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sensationalism

eSkeptic for March 5, 2022

“Havana Syndrome” is the latest in a long list of health scares involving the fear of new technology. The present panic involves claims of a secret weapon that uses sound or microwaves to zap people anywhere in the world. Robert Bartholomew examines some of the sensational claims made in a recent 60 Minutes episode suggesting White House attacks amid ongoing political tensions with Russia.

60 Minutes Whips Up “Havana Syndrome” Hysteria, Airs Sensational Segment on White House “Attacks”

“Havana Syndrome” is the latest in a long list of health scares involving the fear of new technology. The present panic involves claims of a secret weapon that uses sound or microwaves to zap people anywhere in the world. Robert Bartholomew examines some of the sensational claims made in a recent 60 Minutes episode suggesting White House attacks amid ongoing political tensions with Russia.

eSkeptic for October 9, 2021

In episode 216, Michael Shermer speaks with Kathryn Paige Harden about her book The Genetic Lottery: Why DNA Matters for Social Equality. PLUS Robert Bartholomew Havana Syndrome Hysteria and the recent U.S. Government investigation into this probable psychogenic illness.

Havana Syndrome Hysteria and the Great Wild Goose Chase: Classified documents reveal skepticism of foreign actors & bolster the role of psychogenic illness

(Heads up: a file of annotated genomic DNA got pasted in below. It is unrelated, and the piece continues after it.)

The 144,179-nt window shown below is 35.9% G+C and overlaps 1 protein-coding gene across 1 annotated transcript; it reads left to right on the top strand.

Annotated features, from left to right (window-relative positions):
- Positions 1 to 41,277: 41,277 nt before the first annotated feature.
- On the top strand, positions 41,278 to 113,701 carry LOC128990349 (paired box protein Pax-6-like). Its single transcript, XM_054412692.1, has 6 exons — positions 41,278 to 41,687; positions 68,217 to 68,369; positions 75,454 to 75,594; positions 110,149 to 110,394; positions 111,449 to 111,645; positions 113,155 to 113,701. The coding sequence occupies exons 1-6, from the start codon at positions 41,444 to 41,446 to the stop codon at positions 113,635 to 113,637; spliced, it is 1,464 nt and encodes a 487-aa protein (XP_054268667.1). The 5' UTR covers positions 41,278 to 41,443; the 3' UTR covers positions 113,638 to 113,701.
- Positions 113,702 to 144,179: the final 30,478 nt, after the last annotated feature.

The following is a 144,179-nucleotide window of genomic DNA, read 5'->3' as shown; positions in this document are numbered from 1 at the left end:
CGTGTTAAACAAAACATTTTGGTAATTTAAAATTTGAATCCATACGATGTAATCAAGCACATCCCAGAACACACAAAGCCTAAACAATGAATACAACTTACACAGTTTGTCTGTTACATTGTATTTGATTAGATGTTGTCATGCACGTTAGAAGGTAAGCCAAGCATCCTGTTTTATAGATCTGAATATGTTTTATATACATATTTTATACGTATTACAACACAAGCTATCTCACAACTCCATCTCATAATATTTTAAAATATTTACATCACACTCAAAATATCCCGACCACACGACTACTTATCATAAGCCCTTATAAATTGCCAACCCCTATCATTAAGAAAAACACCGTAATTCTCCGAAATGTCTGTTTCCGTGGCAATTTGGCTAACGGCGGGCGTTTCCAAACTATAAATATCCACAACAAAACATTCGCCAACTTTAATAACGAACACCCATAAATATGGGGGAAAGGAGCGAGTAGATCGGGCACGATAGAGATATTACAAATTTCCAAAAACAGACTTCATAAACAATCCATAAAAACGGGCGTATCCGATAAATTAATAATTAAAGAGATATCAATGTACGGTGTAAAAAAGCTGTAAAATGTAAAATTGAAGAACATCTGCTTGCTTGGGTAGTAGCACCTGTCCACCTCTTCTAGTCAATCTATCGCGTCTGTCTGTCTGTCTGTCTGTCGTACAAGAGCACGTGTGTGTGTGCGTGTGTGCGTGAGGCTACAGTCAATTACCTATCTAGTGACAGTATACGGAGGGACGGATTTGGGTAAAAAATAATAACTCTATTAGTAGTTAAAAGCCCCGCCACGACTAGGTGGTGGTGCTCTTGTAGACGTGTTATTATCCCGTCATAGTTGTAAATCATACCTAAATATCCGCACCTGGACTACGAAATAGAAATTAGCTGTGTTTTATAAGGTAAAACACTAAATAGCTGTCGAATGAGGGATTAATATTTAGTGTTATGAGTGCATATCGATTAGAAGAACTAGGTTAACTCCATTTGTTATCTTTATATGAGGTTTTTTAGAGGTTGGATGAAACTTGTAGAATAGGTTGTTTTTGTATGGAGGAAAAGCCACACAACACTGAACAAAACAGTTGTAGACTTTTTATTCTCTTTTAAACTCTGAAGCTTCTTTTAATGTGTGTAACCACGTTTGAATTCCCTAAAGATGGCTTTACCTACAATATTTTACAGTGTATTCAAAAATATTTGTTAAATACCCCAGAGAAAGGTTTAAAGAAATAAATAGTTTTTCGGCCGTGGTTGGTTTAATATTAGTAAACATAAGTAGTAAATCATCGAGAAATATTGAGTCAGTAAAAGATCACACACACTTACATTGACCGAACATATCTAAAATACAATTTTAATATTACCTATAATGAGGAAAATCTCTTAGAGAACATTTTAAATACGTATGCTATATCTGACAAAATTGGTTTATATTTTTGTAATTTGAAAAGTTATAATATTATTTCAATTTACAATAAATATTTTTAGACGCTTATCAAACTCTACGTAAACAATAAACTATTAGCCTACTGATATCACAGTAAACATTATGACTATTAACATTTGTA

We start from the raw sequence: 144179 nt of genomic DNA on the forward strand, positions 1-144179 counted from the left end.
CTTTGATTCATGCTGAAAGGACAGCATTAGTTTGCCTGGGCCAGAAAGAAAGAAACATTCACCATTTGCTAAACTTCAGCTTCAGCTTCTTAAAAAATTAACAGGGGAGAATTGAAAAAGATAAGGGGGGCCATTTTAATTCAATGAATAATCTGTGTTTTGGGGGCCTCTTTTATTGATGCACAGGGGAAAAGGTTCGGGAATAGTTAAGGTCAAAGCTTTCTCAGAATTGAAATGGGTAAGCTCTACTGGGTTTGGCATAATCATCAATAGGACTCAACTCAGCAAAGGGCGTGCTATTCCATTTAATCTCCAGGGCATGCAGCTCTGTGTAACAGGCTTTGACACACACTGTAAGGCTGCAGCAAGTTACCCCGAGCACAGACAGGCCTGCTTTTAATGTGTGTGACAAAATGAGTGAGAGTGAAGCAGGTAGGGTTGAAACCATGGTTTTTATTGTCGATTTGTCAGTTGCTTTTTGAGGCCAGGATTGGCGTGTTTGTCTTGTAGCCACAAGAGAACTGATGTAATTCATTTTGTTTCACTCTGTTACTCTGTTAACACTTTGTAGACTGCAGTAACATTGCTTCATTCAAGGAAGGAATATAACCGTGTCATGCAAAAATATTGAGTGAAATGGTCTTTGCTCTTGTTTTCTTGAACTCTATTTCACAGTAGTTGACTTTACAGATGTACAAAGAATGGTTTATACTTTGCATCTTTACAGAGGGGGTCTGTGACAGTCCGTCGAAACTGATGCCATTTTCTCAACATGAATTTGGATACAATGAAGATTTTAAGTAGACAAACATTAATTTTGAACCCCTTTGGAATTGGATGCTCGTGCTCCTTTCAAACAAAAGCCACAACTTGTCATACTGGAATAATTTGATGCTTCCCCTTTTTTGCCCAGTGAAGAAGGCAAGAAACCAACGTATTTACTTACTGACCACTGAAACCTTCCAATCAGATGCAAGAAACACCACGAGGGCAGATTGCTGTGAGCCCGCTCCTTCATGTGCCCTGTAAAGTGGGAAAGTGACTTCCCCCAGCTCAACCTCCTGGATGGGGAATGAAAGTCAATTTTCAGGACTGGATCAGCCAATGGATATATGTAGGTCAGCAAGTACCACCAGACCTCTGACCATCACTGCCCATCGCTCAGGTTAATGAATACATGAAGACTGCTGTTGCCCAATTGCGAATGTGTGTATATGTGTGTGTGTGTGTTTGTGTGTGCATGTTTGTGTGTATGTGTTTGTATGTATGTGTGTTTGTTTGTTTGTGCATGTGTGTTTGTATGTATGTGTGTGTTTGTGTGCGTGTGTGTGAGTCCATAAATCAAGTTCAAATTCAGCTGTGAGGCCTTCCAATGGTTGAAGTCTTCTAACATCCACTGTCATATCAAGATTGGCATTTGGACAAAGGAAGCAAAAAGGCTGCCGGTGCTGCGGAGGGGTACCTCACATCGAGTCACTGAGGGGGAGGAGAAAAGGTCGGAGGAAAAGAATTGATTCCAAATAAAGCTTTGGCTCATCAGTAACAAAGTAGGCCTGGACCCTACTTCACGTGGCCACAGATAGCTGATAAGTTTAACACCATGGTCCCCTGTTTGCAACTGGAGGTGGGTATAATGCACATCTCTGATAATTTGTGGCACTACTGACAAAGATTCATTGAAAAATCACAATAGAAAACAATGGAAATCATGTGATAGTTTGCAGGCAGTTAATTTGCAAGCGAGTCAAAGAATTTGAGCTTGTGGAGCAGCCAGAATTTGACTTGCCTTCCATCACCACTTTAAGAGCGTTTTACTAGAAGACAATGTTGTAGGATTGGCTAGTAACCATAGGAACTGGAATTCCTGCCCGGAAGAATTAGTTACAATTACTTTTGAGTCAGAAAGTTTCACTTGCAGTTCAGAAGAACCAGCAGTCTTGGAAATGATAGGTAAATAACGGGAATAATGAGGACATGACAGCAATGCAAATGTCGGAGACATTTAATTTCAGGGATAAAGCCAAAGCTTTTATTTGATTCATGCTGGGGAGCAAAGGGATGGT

Have foreign agents been committing nefarious deeds, targeting dozens of American and Canadian diplomats and their families with an energy weapon, or is Havana Syndrome a social panic aided by sensational journalism, dubious science, and social media conspiracy theories? The contents of a U.S. Government investigation into “Havana Syndrome” released under the Freedom of Information Act, concluded that mass psychogenic illness likely played a major role.

Objectivity in Journalism: Should We Be Skeptical?

What is good journalism? The fundamentals of objective journalism have traditionally been the following: present the five Ws, get both sides of the story, and most important, keep your opinions to yourself. Journalistic fairness (i.e., getting both sides of the story) was created to ensure that journalists could present the news as neutrally as possible. But can it be done? In this article from Skeptic magazine 6.1, Alexandra Kitty examines the nature and challenges of journalistic objectivity.

13-05-01

In this week’s eSkeptic, Sharon Hill reviews The Martians Have Landed: A History of Media-driven Panics and Hoaxes, by Robert E. Bartholomew and Benjamin Radford (McFarland, 2012, ISBN: 978-0786464982).

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